English
 
User Manual Privacy Policy Disclaimer Contact us
  Advanced SearchBrowse

Item

ITEM ACTIONSEXPORT
  Lower beta: A central coordinator of temporal prediction in multimodal speech

Biau, E., & Kotz, S. A. (2018). Lower beta: A central coordinator of temporal prediction in multimodal speech. Frontiers in Human Neuroscience, 12: 434. doi:10.3389/fnhum.2018.00434.

Item is

Basic

show hide
Item Permalink: http://hdl.handle.net/21.11116/0000-0002-9740-B Version Permalink: http://hdl.handle.net/21.11116/0000-0003-8ADA-C
Genre: Journal Article

Files

show Files
hide Files
:
Biau_2018.pdf (Publisher version), 2MB
Name:
Biau_2018.pdf
Description:
-
Visibility:
Public
MIME-Type / Checksum:
application/pdf / [MD5]
Technical Metadata:
Copyright Date:
-
Copyright Info:
-
License:
-

Locators

show

Creators

show
hide
 Creators:
Biau, Emmanuel 1, Author
Kotz, Sonja A.1, 2, Author              
Affiliations:
1Basic and Applied NeuroDynamics Lab, Department of Neuropsychology and Psychopharmacology, Maastricht University, the Netherlands, ou_persistent22              
2Department Neuropsychology, MPI for Human Cognitive and Brain Sciences, Max Planck Society, ou_634551              

Content

show
hide
Free keywords: Temporal predictions; Beta oscillations; Multimodal speech perception; Prosody; Biological motion
 Abstract: How the brain decomposes and integrates information in multimodal speech perception is linked to oscillatory dynamics. However, how speech takes advantage of redundancy between different sensory modalities, and how this translates into specific oscillatory patterns remains unclear. We address the role of lower beta activity (~20 Hz), generally associated with motor functions, as an amodal central coordinator that receives bottom-up delta-theta copies from specific sensory areas and generate top-down temporal predictions for auditory entrainment. Dissociating temporal prediction from entrainment may explain how and why visual input benefits speech processing rather than adding cognitive load in multimodal speech perception. On the one hand, body movements convey prosodic and syllabic features at delta and theta rates (i.e., 1–3 Hz and 4–7 Hz). On the other hand, the natural precedence of visual input before auditory onsets may prepare the brain to anticipate and facilitate the integration of auditory delta-theta copies of the prosodic-syllabic structure. Here, we identify three fundamental criteria based on recent evidence and hypotheses, which support the notion that lower motor beta frequency may play a central and generic role in temporal prediction during speech perception. First, beta activity must respond to rhythmic stimulation across modalities. Second, beta power must respond to biological motion and speech-related movements conveying temporal information in multimodal speech processing. Third, temporal prediction may recruit a communication loop between motor and primary auditory cortices (PACs) via delta-to-beta cross-frequency coupling. We discuss evidence related to each criterion and extend these concepts to a beta-motivated framework of multimodal speech processing.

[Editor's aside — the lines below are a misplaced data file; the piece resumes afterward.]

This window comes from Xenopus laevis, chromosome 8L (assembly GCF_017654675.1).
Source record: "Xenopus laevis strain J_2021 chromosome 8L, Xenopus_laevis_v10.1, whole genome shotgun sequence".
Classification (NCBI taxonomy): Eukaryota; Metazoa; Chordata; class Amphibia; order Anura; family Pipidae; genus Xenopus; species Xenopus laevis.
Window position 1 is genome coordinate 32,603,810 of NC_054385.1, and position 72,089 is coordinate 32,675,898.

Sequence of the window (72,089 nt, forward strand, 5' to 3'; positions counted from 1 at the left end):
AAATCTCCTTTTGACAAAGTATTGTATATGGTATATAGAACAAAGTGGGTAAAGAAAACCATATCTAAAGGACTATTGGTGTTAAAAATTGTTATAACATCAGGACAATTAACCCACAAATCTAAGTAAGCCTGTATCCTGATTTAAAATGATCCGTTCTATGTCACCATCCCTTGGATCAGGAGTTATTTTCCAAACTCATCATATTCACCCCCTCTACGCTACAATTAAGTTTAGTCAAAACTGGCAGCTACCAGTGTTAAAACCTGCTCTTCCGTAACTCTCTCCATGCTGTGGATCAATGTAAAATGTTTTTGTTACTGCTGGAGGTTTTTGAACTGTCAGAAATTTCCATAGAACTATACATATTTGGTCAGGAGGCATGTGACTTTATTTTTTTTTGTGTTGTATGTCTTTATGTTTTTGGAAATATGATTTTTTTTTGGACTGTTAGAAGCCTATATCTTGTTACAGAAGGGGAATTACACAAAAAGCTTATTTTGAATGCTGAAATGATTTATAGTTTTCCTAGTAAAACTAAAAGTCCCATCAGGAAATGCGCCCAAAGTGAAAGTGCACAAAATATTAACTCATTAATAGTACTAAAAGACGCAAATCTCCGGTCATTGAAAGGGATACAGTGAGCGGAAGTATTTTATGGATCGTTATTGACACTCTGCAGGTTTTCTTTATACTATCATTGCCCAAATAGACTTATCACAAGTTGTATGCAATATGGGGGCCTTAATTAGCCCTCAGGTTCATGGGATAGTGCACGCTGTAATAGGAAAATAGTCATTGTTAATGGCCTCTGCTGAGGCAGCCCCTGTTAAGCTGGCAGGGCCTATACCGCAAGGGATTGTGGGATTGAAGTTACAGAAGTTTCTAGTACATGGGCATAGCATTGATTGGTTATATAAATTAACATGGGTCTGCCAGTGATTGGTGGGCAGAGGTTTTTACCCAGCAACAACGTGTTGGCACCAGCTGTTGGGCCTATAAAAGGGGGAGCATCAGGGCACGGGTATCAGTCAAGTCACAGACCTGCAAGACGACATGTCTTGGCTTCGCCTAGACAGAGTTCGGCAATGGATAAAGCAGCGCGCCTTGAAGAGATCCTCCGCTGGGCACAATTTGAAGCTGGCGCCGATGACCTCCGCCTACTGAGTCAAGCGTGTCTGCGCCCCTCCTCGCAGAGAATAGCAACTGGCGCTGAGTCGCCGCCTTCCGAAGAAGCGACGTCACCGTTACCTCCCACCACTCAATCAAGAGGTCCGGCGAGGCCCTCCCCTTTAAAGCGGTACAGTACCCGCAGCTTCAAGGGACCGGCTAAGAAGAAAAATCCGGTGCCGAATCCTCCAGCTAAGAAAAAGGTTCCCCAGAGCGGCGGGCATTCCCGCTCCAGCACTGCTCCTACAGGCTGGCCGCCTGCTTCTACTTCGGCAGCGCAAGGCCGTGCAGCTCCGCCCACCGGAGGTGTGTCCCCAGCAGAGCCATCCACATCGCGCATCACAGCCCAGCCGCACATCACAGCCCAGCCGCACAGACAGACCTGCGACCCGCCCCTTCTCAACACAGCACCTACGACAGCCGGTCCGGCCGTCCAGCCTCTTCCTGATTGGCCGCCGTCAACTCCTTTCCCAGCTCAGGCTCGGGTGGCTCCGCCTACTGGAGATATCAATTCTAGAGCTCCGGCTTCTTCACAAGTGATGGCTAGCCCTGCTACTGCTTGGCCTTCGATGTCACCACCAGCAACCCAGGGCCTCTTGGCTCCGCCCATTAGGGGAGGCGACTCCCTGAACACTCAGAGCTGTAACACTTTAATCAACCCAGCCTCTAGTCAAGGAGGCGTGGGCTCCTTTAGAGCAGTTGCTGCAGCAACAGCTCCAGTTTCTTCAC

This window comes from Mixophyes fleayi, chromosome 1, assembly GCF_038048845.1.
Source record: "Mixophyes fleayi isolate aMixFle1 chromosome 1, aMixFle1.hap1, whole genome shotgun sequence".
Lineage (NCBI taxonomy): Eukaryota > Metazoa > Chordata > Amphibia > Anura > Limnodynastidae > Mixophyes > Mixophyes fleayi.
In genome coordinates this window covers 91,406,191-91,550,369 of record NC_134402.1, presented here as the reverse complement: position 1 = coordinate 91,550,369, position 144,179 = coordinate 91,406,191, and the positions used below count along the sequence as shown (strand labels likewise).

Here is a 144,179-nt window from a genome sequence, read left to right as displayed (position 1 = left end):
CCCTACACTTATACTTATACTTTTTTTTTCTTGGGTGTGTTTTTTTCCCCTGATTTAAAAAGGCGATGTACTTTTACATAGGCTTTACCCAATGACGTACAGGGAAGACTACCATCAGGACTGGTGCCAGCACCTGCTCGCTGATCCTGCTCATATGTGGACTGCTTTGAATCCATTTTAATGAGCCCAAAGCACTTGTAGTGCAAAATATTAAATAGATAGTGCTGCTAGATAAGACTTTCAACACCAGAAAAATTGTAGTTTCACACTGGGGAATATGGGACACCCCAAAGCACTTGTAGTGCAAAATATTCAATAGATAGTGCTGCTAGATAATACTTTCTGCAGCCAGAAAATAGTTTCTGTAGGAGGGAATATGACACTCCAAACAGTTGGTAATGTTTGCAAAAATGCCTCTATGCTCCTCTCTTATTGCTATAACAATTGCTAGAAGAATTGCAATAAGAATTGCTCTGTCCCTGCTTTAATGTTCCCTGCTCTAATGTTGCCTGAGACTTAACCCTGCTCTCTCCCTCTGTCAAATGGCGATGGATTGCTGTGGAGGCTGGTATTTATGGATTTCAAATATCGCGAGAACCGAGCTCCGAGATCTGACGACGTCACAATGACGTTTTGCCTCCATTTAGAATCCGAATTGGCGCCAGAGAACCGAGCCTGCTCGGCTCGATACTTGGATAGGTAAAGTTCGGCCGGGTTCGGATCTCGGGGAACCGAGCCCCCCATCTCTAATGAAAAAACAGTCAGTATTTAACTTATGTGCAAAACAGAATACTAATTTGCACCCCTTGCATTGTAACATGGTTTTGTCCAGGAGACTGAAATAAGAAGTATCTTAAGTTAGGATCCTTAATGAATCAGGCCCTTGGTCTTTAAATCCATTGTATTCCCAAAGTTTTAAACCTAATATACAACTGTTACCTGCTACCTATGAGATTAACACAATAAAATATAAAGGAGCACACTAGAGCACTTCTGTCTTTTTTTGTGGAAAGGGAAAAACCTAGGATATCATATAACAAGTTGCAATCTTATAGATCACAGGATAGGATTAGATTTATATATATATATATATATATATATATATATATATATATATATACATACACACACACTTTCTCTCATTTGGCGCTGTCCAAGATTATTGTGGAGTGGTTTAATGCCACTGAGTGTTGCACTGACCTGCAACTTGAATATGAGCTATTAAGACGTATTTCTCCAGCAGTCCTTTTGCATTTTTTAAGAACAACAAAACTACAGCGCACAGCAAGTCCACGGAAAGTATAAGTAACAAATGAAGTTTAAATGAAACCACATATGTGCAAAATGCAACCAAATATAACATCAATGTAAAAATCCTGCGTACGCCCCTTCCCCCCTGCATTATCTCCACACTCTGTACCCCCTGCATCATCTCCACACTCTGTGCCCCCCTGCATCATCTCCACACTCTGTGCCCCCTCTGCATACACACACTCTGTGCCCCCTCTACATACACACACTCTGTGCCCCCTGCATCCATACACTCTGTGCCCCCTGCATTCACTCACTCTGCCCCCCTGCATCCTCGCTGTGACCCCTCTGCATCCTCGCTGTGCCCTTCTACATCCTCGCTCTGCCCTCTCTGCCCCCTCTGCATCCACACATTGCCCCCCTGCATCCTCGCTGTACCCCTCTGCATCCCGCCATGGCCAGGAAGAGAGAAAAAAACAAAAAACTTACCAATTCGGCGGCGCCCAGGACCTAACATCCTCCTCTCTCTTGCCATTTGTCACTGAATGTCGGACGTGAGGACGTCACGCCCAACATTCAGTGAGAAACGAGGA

Details

show
hide
Language(s): eng - English
 Dates: 2018-05-082018-10-032018-10-24
 Publication Status: Published online
 Pages: -
 Publishing info: -
 Table of Contents: -
 Rev. Method: Peer
 Identifiers: DOI: 10.3389/fnhum.2018.00434
PMID: 30405383
PMC: PMC6207805
Other: eCollection 2018
 Degree: -

Event

show

Legal Case

show

Project information

show hide
Project name : -
Grant ID : 707727
Funding program : Horizon 2020
Funding organization : European Union (EU)

Source 1

show
hide
Title: Frontiers in Human Neuroscience
  Abbreviation : Front Hum Neurosci
Source Genre: Journal
 Creator(s):
Affiliations:
Publ. Info: Lausanne, Switzerland : Frontiers Research Foundation
Pages: - Volume / Issue: 12 Sequence Number: 434 Start / End Page: - Identifier: ISSN: 1662-5161
CoNE: https://pure.mpg.de/cone/journals/resource/1662-5161